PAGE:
Penelope | DVD | (23/06/2008)
from £3.89 | Saving you £14.10 (78.40%) | RRP
Penelope is afflicted by a secret family curse that can only be broken when she is loved by one of her own kind. Hidden away in the family's majestic home she is subjected to meeting a string of blue-bloods through her parent's futile attempt to marry her off and break the curse. Each suitor is instantly enamored with Penelope (and her sizable dowry)... until the curse is revealed. When a willing mate cannot be found mischievous tabloid reporter Lemon (Peter Dinklage) hires Max (James McAvoy) to pose as a prospective suitor in hopes of snapping a photo of the mysterious 'Penelope.' Max who is really a down-on-his-luck gambler finds himself drawn to Penelope and not wanting to expose or disappoint her disappears and leaves Lemon in the lurch. Fed up by this latest betrayal and determined to live life on her own terms Penelope breaks free from her family and goes out into the world in search of adventure - curse be damned.
The Odd Life of Timothy Green | DVD | (29/07/2013)
from £3.88 | Saving you £6.70 (61.00%) | RRP
Disney brings enchantment home with The Odd Life of Timothy Green an inspiring magical story for the whole family starring Jennifer Garner. Cindy (Garner) and Jim Green are a happily married couple who can't wait to start a family but can only dream about what their child would be like. When young Timothy shows up on their doorstep one stormy night Cindy and Jim - and their small town of Stanleyville - learn that sometimes the unexpected can bring some of life's greatest gifts. From Academy Award-nominated director/writer Peter Hedges (About A Boy Best Adapted Screenplay 2002; Dan In Real Life; What's Eating Gilbert Grape) &mdash; and complete with engaging bonus features - it's a heartwarming celebration of family as only Disney can deliver. Special Features: Glen Hansard This Gift Music Video Deleted Scenes with Commentary by Director Peter Hedges
The Importance of Being Earnest | DVD | (02/05/2011)
from £5.15 | Saving you £14.84 (74.20%) | RRP
Oscar Wilde's The Importance Of Being Earnest revolves around the clever scheming of two friends Algernon Moncrieff (Rupert Everett) and Jack Worthing (Colin Firth) both of whom lead double lives in order to increase their opportunities for pleasure. Jack who lives in the country comes to London as often as he can to look after his wicked invented brother Earnest while Algernon creates an invalid friend called Bunbury whose constant illnesses allow him to escape family pressures in London. The pairs' deception leads to complications in their romantic lives when they are discovered by Cecily (Reese Witherspoon) Jack's ward whom Algernon is pursuing and Gwendolyn (Frances O'Connor) Algernon's cousin whom Jack adores. Looming over everything and everyone is Gwendolyn's mother Lady Bracknell (Judi Dench) a tyrannical figure with plots of her own to hatch. The pursuit of love sex money and social position lead all the characters into a series of hilarious entanglements.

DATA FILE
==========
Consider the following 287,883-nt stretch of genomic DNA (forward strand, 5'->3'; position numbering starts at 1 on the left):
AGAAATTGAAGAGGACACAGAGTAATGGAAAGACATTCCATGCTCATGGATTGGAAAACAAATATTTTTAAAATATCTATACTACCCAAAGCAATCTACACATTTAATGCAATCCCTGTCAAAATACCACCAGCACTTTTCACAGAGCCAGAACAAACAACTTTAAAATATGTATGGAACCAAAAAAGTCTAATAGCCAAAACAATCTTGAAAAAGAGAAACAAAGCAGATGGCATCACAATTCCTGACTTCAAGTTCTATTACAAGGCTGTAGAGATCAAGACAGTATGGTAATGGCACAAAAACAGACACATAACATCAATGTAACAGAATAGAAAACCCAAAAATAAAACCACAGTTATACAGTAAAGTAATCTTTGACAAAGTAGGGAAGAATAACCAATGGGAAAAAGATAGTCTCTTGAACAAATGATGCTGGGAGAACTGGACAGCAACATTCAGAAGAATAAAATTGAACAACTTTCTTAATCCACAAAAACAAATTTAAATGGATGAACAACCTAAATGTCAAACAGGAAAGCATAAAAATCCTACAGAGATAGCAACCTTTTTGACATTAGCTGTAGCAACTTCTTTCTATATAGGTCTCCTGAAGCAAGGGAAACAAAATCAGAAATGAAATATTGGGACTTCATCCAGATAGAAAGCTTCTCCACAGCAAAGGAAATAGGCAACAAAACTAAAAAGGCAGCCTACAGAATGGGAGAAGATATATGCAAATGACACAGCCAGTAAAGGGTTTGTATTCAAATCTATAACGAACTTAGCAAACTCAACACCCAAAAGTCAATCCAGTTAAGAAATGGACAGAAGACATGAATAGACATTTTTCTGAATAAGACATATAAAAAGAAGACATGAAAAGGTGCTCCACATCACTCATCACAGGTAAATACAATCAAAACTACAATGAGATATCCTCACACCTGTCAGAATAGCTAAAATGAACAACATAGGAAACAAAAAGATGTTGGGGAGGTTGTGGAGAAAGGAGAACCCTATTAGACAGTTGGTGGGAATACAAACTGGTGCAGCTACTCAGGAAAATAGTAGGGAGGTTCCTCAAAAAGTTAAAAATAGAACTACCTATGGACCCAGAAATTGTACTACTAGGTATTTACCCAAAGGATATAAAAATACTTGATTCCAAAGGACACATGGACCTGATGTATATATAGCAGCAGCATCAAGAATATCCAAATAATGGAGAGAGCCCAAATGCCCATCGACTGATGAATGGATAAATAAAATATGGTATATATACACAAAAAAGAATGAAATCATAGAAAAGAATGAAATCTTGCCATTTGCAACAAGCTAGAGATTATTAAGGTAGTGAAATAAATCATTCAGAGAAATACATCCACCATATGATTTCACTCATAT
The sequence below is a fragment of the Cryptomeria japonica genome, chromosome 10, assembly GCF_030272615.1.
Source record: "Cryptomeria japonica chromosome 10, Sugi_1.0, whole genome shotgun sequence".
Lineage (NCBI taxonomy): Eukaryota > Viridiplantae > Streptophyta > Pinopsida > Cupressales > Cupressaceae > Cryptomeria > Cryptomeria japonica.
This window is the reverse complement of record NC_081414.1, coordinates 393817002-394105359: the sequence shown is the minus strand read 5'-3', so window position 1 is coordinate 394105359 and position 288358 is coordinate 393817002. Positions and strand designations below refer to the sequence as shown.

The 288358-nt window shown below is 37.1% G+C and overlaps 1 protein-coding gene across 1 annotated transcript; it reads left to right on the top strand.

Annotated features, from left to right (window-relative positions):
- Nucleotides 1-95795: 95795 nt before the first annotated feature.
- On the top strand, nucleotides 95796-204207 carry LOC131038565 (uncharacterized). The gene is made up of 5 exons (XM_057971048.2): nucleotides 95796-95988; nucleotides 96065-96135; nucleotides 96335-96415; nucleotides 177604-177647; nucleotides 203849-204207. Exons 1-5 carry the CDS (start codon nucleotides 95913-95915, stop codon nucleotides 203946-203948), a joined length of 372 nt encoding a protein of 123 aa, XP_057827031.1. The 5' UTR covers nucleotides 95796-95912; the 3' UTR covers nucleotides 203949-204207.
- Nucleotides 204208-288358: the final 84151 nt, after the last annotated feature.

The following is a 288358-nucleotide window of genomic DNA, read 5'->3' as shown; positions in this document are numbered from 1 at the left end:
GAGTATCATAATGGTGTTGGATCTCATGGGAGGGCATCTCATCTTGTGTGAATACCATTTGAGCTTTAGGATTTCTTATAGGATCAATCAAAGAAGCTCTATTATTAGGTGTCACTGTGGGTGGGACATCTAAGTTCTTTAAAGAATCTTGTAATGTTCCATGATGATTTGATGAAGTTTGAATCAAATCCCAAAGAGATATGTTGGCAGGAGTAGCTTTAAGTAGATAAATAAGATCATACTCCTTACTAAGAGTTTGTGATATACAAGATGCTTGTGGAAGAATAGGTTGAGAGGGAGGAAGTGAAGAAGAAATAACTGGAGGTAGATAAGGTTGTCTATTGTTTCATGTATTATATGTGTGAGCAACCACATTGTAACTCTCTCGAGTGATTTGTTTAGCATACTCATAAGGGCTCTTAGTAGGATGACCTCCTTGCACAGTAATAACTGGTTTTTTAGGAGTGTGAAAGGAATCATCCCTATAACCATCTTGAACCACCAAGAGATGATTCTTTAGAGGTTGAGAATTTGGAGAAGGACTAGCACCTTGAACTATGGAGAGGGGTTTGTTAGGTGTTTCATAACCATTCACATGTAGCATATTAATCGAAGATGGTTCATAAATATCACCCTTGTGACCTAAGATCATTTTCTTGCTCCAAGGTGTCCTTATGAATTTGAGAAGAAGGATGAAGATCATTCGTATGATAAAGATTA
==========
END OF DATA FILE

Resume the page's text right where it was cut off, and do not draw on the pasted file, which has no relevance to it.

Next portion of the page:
2001: A Space Odyssey | DVD | (03/03/2008)
from £8.98 | Saving you £3.35 (21.00%) | RRP
When a large black monolith is found beneath the surface of the moon the reaction immediately is that it was intentionally buried. When the point of origin is confirmed as Jupiter an expedition is sent in hopes of finding the source. When Dr. David Bowman discovers faults in the expeditionary space craft's communications system he discovers more than he ever wanted to know.
Mr Blandings Builds His Dream House | DVD | (04/05/2007)
from £7.99 | Saving you £2.00 (20.00%) | RRP
Cary Grant and Myrna Loy draw up a blueprint for hilarity! New York adman Jim Blandings is ready to say goodbye to his cramped city apartment and build from the ground up a Connecticut home with room enough for his growing family and dreams. All it will cost him is his time and money... and perhaps his job marriage happiness and what's left of his sanity. Goodbye Manhattan. Hello comedy. As Jim Cary Grant is a flustered poster boy for homeowner anxiety in this gleeful laughfest. Myrna Loy her voice and line phrasing like musical chimes plays Jim's ever patient wife. Louise Beavers is the sunny housemaid whose enthusiasm for Wham Ham saves Jim's career bacon. And Melvyn Douglas is the perhaps too friendly family friend. ""Drop in and see us sometime "" Jim says. Invitation accepted.
Bringing Up Baby | DVD | (04/06/2007)
from £7.99 | Saving you £2.00 (20.00%) | RRP